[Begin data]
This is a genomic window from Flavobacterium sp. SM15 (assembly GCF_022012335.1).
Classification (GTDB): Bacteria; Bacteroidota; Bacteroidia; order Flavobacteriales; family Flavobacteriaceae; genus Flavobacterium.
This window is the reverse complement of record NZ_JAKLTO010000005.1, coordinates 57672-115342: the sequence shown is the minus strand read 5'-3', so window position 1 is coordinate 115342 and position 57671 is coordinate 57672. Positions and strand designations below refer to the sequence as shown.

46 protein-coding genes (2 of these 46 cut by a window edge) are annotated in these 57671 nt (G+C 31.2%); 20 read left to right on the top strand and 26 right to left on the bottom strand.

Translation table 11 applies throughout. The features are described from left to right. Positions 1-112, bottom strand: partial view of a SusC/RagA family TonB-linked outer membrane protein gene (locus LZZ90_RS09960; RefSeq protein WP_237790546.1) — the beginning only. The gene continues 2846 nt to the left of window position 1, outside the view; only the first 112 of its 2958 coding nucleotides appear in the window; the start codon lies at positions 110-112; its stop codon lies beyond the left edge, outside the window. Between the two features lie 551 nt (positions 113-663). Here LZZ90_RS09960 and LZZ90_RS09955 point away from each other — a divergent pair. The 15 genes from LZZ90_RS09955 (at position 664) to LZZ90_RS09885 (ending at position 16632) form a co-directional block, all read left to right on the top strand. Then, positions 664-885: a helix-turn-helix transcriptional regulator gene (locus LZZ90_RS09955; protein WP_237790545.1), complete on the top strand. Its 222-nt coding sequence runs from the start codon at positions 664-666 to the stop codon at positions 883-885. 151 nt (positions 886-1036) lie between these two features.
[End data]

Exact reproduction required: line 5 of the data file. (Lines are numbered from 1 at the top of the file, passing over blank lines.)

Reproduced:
Translation table 11 applies throughout. The features are described from left to right. Positions 1-112, bottom strand: partial view of a SusC/RagA family TonB-linked outer membrane protein gene (locus LZZ90_RS09960; RefSeq protein WP_237790546.1) — the beginning only. The gene continues 2846 nt to the left of window position 1, outside the view; only the first 112 of its 2958 coding nucleotides appear in the window; the start codon lies at positions 110-112; its stop codon lies beyond the left edge, outside the window. Between the two features lie 551 nt (positions 113-663). Here LZZ90_RS09960 and LZZ90_RS09955 point away from each other — a divergent pair. The 15 genes from LZZ90_RS09955 (at position 664) to LZZ90_RS09885 (ending at position 16632) form a co-directional block, all read left to right on the top strand. Then, positions 664-885: a helix-turn-helix transcriptional regulator gene (locus LZZ90_RS09955; protein WP_237790545.1), complete on the top strand. Its 222-nt coding sequence runs from the start codon at positions 664-666 to the stop codon at positions 883-885. 151 nt (positions 886-1036) lie between these two features.